Warby Parker can undoubtedly credit their success to the speed and efficacy of social media; to how people who enjoy a certain product can spread, by word of mouth, their experiences, thus generating hype, buzz, and general interest. Archaic media such as television, radio, and print may have put the Warby Parker name “out there,” so to speak; however, due to the sheer quantity of content paraded about by those mediums, it is doubtful that archaic media could have boosted Warby Parker’s appeal, and a little, fledgling start-up, aimed at improving lives, would be by traditional media buried.
When it comes to new methods of getting one’s name or brand out into the open, Warby Parker implements a transactional model, to be sure. It allows for open exchange of content, and it is also important to note the ability for this information to be disseminated, and by multiple people–in this case, the happy consumers of Warby Parker eyewear. A more “linear” process, as Mahoney and Tang define it (11), would limit the ability for Warby Parker to spread its message and commercial image: common meaning, which Mahoney and Tang stress as vital to the transactional, and more effective, process would be strained (12).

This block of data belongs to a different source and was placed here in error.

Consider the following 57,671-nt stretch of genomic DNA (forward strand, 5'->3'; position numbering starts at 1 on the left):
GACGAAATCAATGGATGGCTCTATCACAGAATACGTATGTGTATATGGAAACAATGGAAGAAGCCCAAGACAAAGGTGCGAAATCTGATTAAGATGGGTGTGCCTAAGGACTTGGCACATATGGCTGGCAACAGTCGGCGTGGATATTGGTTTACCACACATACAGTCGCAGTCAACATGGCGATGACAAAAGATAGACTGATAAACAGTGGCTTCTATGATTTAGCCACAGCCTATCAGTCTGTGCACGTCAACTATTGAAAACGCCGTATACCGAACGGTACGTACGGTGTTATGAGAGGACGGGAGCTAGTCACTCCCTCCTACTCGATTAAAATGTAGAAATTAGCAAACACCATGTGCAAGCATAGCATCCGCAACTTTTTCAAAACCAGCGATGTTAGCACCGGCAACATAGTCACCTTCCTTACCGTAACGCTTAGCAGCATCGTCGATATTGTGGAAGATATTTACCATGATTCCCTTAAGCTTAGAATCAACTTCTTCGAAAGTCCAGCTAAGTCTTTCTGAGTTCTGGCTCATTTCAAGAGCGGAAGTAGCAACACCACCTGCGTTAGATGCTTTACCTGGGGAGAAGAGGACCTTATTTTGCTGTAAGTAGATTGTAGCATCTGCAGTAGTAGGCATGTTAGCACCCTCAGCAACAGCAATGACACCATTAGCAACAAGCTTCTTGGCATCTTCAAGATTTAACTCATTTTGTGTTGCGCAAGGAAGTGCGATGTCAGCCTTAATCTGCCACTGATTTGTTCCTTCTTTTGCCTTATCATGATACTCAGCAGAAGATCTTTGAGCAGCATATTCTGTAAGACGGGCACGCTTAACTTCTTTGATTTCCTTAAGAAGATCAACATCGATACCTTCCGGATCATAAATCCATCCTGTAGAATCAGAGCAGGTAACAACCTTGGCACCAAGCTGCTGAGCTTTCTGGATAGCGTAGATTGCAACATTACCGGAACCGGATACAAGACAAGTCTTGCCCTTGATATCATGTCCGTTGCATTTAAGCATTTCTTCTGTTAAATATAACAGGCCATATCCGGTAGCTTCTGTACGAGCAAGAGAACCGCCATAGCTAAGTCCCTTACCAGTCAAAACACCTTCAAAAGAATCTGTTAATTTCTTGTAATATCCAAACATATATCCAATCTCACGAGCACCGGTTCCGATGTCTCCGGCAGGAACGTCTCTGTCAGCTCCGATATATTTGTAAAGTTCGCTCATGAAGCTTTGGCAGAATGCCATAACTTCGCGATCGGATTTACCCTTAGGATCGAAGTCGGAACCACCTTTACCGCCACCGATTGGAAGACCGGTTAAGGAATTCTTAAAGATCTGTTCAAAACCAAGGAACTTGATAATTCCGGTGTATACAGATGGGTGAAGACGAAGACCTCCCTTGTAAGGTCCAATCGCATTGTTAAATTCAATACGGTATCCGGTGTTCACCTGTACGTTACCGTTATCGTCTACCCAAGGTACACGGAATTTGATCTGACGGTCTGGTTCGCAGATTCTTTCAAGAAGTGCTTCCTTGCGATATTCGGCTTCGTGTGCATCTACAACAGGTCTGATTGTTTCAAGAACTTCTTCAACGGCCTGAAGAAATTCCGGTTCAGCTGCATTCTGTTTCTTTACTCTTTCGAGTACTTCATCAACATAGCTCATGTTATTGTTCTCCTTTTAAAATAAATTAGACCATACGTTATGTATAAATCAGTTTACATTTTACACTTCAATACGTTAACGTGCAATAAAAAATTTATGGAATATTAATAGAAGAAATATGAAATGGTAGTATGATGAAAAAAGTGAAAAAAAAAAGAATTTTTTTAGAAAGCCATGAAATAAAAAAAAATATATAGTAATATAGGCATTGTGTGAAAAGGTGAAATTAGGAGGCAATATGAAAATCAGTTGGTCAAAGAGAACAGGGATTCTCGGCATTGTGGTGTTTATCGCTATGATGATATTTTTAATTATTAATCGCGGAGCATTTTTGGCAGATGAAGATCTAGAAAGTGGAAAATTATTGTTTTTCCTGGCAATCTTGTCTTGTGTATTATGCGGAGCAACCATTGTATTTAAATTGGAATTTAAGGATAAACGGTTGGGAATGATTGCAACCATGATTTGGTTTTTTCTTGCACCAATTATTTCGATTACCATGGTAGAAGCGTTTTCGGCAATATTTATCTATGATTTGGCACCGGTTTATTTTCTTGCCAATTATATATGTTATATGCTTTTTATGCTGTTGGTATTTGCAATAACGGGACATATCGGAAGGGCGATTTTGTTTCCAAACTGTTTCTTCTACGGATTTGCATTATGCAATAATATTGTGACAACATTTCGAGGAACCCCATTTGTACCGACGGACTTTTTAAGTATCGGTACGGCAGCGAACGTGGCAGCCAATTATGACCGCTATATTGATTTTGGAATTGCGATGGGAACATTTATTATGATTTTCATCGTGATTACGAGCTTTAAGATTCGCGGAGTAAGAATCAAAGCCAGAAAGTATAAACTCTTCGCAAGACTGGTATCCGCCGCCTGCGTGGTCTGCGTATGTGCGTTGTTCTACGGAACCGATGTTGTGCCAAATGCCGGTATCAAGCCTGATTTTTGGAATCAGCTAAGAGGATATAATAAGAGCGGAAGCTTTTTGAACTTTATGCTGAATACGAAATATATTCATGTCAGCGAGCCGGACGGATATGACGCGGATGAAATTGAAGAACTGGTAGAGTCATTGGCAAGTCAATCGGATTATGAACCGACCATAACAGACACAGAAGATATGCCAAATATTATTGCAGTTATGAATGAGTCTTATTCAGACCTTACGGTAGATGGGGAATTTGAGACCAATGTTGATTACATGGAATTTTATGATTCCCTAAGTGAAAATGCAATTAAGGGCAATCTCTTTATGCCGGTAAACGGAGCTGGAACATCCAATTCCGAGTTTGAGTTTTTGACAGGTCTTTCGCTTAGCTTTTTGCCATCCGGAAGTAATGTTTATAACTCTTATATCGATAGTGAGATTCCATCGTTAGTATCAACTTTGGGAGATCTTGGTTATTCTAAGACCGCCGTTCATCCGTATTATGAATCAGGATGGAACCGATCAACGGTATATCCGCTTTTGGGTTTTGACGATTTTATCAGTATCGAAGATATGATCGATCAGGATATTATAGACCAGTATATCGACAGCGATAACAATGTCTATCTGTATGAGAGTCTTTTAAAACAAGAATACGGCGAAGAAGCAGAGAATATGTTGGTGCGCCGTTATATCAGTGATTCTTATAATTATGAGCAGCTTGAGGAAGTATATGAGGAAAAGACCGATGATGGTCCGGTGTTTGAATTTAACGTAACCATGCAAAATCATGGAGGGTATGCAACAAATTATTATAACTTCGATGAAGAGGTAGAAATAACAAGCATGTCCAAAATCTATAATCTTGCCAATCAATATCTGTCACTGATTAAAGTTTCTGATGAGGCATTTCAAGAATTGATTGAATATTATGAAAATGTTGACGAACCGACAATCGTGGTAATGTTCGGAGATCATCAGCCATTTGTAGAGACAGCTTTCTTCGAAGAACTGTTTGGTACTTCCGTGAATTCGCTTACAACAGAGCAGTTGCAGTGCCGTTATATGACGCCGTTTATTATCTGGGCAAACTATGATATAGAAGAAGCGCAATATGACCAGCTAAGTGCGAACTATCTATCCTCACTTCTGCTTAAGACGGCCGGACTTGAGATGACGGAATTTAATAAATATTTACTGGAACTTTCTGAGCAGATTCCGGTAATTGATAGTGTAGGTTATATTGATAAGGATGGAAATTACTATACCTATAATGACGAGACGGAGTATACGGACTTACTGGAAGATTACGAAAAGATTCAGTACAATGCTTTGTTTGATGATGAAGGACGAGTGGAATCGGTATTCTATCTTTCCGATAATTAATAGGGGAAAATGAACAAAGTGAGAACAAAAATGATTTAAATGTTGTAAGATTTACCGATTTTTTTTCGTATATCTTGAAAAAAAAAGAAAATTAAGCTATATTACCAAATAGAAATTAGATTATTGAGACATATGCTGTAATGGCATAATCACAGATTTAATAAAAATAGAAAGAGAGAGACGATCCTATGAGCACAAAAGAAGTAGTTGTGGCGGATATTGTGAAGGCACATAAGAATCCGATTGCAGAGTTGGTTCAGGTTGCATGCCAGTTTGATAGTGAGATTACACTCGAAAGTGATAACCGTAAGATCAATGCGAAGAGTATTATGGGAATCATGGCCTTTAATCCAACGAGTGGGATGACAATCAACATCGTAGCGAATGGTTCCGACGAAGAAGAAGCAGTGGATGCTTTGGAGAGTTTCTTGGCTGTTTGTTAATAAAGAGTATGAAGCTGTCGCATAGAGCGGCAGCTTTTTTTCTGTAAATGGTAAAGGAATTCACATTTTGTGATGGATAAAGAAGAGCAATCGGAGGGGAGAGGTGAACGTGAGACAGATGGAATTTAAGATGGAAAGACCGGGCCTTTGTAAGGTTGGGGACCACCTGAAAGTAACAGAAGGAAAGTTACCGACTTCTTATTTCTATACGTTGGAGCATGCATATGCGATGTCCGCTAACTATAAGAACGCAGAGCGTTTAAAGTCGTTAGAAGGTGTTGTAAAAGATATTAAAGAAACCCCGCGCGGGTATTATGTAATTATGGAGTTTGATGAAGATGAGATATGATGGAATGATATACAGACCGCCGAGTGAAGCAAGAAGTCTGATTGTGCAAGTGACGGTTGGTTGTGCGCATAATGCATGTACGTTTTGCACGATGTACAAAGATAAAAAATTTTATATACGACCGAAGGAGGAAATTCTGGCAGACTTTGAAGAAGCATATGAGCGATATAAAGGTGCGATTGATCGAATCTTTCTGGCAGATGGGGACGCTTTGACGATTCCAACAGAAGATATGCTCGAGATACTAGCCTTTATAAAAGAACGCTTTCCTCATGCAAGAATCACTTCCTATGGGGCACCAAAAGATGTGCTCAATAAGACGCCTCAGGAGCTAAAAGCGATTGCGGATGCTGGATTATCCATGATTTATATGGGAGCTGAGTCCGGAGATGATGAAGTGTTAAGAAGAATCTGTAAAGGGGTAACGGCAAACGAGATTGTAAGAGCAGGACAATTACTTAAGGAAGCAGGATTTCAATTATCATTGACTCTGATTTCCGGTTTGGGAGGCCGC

Warby Parker’s name will probably spread in the coming years. Social media, according to what I have been learning, will likely usurp traditional media, as more people around the world have access to internet services–and we all are aware of the power of the internet, and its unique social media services, to evoke change. As more people connect with each other, using hashtags and links on social media sites such as Twitter and Facebook, little start-ups like Warby Parker and their chums will see their businesses thrive.
Welcome to my blog! Here, you can access my thoughts and musing as I work to complete my MFA! I am a Southern California native and US Navy veteran.